The Federal Reserve on Wednesday, citing ongoing concerns for a global economic slowdown and a stubbornly weak U.S. labor market, said it expects to keep record low interest rates in place at least until late 2014.
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Fed Chairman Ben Bernanke said the central bank stands ready to take additional action to kick start the weak U.S. economy, but he stopped short of saying the Fed was planning any future bond purchase programs.
“We are prepared to take further steps in that direction if we see that the recovery is faltering or if inflation is not moving towards target. It’s an option that’s certainly on the table,” Bernanke said.
The Fed chairman also addressed the central bank’s new inflation target of 2%, saying that goal could be overlooked if it meant brining down unemployment.
Also Wednesday, the Fed for the first time released the forecasts of its policy makers, a move that revealed a wide disparity among members of the FOMC on when the U.S. recovery might start gaining traction.
When taken as a whole, Bernanke explained, the forecasts led to the decision to push back any decision to raise interest rates until late 2014.
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Stock markets rallied on the announcement, bouncing off of session lows and out of negative territory. The Dow Jones Industrial average closed up 83.10, or 0.66%, at 12,758.85.
At an afternoon press conference, the Fed chairman’s fourth under his new policy of increased transparency, Bernanke fended off questions over whether the newly released forecasts showed that the Fed was previously off-base in its projections.
The Fed has previously announced that low interest rates would remain in place at least until mid-2013. Last summer the Fed broke from its longstanding policy of not providing specific dates or timetables for its policy decisions by announcing interest rates wouldn’t be raised from their current range for at least another two years.
But with a full economic recovery still nowhere in sight, that deadline has been moved back.
The Federal Open Market Committee, which sets most policy for the central bank, said in a statement that economic conditions “are likely to warrant exceptionally low levels for the federal funds rate at least through late 2014.”
Bernanke cautioned against following the new Fed projections by the letter, conceding that trying to predict economic conditions three years out is a difficult task.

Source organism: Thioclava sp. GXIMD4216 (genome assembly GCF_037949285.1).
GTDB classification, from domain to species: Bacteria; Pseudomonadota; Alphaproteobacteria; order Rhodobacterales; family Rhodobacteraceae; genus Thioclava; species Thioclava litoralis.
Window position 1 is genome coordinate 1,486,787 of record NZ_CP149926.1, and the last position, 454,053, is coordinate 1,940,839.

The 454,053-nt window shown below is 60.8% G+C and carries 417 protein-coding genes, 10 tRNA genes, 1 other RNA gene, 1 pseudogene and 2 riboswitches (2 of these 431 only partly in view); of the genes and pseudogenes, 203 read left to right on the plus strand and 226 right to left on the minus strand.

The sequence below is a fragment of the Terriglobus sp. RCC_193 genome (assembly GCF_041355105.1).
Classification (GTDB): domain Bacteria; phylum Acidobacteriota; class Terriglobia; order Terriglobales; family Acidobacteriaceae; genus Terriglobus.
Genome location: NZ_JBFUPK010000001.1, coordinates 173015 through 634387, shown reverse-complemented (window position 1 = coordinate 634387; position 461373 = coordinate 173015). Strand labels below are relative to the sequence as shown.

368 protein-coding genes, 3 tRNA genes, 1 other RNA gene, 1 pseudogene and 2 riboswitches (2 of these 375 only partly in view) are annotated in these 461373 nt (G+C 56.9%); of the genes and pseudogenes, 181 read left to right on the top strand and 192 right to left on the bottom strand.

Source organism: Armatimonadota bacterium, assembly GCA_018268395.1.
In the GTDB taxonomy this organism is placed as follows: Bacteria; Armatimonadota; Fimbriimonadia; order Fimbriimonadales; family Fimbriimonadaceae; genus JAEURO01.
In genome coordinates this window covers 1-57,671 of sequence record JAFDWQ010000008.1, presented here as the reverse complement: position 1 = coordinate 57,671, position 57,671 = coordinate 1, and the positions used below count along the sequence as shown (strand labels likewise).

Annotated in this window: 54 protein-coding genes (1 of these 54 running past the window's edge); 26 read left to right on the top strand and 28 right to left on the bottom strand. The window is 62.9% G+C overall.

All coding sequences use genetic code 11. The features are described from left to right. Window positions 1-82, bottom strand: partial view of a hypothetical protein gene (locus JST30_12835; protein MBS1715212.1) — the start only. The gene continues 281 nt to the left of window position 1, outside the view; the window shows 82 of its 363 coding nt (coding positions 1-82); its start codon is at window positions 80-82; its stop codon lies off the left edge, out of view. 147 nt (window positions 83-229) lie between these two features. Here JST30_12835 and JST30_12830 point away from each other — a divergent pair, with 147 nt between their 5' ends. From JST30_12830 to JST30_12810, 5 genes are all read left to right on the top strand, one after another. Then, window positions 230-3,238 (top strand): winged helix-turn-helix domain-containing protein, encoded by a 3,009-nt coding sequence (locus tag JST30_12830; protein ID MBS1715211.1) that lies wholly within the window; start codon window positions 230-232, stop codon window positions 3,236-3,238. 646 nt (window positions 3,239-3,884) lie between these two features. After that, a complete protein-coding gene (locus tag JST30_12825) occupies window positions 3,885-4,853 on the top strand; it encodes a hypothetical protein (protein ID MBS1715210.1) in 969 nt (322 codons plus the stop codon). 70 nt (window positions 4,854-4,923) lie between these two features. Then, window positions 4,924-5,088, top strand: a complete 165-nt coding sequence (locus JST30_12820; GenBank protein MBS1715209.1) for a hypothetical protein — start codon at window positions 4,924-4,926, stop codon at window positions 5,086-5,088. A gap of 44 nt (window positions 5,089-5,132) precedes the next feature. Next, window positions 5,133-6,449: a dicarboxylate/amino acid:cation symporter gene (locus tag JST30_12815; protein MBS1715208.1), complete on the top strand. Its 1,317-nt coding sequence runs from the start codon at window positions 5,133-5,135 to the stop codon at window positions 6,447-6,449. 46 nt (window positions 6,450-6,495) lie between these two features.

Moreover, Bernanke said the Fed wouldn’t automatically use the projections to create Fed policy. Instead, the forecasts should be used as guidance, preferably as a tool to help investors and businesses more easily plan for the future.
The decision to push back the timeline for raising interest rates came despite signs the U.S. economy may be gaining momentum, in particular in labor markets where the unemployment rate has dropped the past two months. It now stands at 8.5%, the lowest point since February 2009. Confidence among homebuilders is also rising, according to data released last week.
But little has changed in Europe and concerns remain that a default by Greece or another debt-addled country could set off a banking crisis to rival the 2008 financial crisis.
“We continue to see headwinds emanating from Europe, coming from the slowing global economy,” Bernanke said. “I don't think we're ready to declare that we've entered a new, stronger phase at this point. We'll continue to look at the data.”
Europe’s long-running debt crisis is the main reason the Fed is expected keep its options open with regard to another round of bond purchases, known as quantitative easing.
The Fed “is taking out an insurance policy in case of a steeper recession in Europe,” said Peter Cardillo, chief market analyst at Rockwell Global Capital. “They took a wait and see attitude.”
Cardillo said today’s interest rate announcement is essentially a “non-event,” but that keeping low interest rates in place long-term would eliminate uncertainty for investors.
Since late 2008, when the collapse of the U.S. housing market set off a chain reaction that nearly brought down the global economy, the Fed has pursued a loose fiscal policy that has included low interest rates and nearly $3 trillion in bond purchases in a prolonged effort to kick start the economy.
The only dissenter to Wednesday’s interest rate decision was Richmond Fed President Jeffrey Lacker. Some members of the FOMC have expressed concerns in the past that low interest rates will eventually lead to inflation.